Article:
Yes, honey laundering is not just a free trade issue, it is one of supply risk and public safety; with roughly 73 million pounds of imported honey sold in grocery stores each year and another 135+ million pounds of imported honey used in other products, this issue has potentially huge ramifications.
The practices of those arrested in the honey cartel were deceitful, despicable and clearly unlawful and the US government should be commended for bringing forward these indictments. Unfortunately, according to many industry experts, the arrests have not been an effective deterrent to other laundering schemes and the US food supply continues to face serious potential risks from contaminated honey.
Around the same time that the US levied trade duties on Chinese honey, the Chinese bee population was severely crippled by a “foulbrood” epidemic that killed millions of bees. To combat the disease, the Chinese used the antibiotic, chloramphenicol. They were successful in slowing the spread of disease, but as with the use of many drugs, some ‘side effects did occur.’ According to TheNibble.com’s discussion of Organic Honey, “chloramphenicol is a broad-spectrum antibiotic. It is not used in the U.S. in humans except in cases of desperation, where other antibiotics have failed. The FDA [US Food & Drug Administration] has a “zero tolerance” policy for the presence of this antibiotic in food because it is known to cause aplastic anemia, a sometimes-fatal disease which affects the ability of one’s bone marrow to produce red blood cells. Chloramphenicol is also a suspected carcinogen.” In case you were wondering, the FDA has a zero tolerance because the antibiotic can damage the DNA in children.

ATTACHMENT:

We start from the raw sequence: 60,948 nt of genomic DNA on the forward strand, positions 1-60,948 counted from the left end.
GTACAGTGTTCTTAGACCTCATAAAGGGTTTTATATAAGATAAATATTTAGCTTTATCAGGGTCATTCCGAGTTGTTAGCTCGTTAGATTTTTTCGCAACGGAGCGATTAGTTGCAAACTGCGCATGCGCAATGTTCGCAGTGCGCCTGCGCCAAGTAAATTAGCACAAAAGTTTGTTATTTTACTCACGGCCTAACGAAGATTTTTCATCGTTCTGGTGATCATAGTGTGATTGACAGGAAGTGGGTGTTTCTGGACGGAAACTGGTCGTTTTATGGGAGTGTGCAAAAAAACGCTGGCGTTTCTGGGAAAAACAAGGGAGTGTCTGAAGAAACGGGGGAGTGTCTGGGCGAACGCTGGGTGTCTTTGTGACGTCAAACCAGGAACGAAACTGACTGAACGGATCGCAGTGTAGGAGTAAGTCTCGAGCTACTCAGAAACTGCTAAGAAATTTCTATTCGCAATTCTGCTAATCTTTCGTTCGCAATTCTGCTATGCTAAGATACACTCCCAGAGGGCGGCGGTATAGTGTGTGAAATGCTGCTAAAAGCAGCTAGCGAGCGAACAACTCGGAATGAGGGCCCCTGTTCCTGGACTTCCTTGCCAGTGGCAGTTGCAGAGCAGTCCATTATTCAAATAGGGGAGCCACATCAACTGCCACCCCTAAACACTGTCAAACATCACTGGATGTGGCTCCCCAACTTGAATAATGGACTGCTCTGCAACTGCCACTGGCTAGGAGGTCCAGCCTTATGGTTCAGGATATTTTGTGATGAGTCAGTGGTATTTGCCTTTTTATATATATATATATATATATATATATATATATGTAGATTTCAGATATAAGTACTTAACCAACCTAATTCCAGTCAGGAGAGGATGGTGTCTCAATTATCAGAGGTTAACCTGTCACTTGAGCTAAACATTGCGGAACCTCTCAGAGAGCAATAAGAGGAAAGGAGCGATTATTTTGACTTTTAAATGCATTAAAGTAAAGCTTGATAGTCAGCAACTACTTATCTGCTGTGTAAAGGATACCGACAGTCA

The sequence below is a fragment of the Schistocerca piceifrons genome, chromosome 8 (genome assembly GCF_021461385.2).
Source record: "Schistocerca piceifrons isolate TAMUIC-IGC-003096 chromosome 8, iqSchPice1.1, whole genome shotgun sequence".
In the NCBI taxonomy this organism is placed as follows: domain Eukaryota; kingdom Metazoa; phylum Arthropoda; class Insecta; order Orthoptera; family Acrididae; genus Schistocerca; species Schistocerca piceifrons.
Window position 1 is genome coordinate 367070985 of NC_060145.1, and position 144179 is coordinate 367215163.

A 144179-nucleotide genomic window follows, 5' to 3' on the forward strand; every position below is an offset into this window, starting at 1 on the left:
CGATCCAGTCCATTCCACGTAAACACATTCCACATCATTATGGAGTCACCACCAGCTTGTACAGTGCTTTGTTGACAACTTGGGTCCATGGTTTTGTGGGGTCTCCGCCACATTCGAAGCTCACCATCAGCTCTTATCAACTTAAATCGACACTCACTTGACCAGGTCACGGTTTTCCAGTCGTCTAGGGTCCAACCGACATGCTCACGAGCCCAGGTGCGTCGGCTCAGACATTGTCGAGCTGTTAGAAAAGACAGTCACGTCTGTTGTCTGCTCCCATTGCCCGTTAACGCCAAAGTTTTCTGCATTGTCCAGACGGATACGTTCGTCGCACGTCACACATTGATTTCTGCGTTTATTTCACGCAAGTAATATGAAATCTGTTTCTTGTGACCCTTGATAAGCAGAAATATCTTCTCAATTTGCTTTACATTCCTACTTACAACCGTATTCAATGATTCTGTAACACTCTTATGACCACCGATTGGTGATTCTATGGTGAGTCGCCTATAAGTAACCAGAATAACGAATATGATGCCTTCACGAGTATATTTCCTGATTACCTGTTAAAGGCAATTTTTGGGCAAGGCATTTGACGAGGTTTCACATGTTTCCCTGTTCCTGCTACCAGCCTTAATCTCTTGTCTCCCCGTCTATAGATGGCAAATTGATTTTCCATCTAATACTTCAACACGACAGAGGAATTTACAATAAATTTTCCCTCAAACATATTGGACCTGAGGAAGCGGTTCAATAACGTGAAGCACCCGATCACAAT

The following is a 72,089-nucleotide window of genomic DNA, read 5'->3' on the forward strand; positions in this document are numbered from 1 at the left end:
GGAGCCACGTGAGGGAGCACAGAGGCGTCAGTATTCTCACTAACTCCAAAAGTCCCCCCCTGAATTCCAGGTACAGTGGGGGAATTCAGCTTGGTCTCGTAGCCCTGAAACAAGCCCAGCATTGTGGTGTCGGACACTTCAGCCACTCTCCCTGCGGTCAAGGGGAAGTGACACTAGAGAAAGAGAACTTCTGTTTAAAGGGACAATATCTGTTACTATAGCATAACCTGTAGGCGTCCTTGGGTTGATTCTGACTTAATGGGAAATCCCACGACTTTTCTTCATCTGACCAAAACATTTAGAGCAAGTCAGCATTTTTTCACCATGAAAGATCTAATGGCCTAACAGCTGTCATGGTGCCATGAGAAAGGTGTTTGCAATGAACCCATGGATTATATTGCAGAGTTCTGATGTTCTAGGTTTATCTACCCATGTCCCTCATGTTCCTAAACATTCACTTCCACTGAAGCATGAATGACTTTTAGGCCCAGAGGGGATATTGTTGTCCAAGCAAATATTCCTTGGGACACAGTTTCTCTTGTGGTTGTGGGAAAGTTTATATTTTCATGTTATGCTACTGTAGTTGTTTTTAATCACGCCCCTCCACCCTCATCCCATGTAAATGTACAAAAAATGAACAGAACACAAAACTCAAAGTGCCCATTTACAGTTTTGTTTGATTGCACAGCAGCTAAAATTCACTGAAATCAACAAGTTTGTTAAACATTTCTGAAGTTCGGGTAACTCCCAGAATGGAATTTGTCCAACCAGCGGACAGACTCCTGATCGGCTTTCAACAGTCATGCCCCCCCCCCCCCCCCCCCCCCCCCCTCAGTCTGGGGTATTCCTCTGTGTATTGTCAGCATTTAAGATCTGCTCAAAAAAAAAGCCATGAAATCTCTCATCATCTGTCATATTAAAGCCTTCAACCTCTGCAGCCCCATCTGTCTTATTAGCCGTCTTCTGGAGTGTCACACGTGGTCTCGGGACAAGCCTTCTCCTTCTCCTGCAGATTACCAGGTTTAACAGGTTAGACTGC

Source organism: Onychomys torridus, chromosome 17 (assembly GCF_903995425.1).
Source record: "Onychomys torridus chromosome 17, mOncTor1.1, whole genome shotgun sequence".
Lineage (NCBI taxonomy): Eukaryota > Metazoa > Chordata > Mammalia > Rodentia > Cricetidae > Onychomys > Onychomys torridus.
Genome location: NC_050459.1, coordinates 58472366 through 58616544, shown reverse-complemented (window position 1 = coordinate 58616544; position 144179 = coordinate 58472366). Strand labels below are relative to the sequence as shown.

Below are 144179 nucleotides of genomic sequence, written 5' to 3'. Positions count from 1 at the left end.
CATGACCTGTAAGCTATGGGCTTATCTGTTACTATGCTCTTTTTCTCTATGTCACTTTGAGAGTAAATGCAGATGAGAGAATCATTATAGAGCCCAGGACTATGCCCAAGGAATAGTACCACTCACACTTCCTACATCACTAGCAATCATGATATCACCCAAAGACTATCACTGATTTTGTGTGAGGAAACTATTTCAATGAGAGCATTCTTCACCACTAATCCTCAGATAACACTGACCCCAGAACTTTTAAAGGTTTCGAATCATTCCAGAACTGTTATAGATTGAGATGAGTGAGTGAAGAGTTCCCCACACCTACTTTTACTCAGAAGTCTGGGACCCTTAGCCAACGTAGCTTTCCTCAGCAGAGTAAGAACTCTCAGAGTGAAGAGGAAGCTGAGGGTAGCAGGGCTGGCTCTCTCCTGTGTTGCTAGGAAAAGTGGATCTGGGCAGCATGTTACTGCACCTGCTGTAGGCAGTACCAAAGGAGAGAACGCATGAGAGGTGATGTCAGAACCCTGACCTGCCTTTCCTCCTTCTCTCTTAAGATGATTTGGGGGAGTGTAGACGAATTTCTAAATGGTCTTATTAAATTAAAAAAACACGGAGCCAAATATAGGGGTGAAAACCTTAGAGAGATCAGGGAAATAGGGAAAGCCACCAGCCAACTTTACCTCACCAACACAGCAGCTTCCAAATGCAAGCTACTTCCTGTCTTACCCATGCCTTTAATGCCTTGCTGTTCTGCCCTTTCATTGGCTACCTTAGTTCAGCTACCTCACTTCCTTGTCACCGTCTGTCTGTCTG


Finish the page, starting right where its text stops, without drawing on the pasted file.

The EU found several batches of tainted honey and responded quickly by including bee-produced food as part of a much larger ban on Chinese food imports that began in 2002. The US did not adopt any such ban. The general EU ban (including honey) was subsequently relaxed two years later as part of a general easing on Chinese food imports due to improved confidence in the Chinese food supply chain.
That brings us to last June when the EU banned honey from India because it found at least two antibiotics and high traces of lead in almost a quarter of tested shipments. Compounding the issue was the fact that most of these honey importers/exporters were unable to provide any traceability evidence regarding the honey’s country of origin – they could not prove that the honey was produced in India (and not produced in China). While the FDA has made some recent announcements regarding new policies to improve food quality, as yet, the US has not adopted any such ban on Indian honey.
A Sticky Issue
What appears, at first pass, to be a very straightforward issue – how to stop illegal and/or tainted honey imports from entering the food chain – is actually very complex. For example, the EU and the US have chosen to pursue different strategies; at the same time, it is not clear that they share any information. There are many factors that must be addressed, including the ability and cost of tracking and testing (some of) the millions of pounds of honey that enter the different US and EU ports. No big answers today, but our reporting on this story will continue…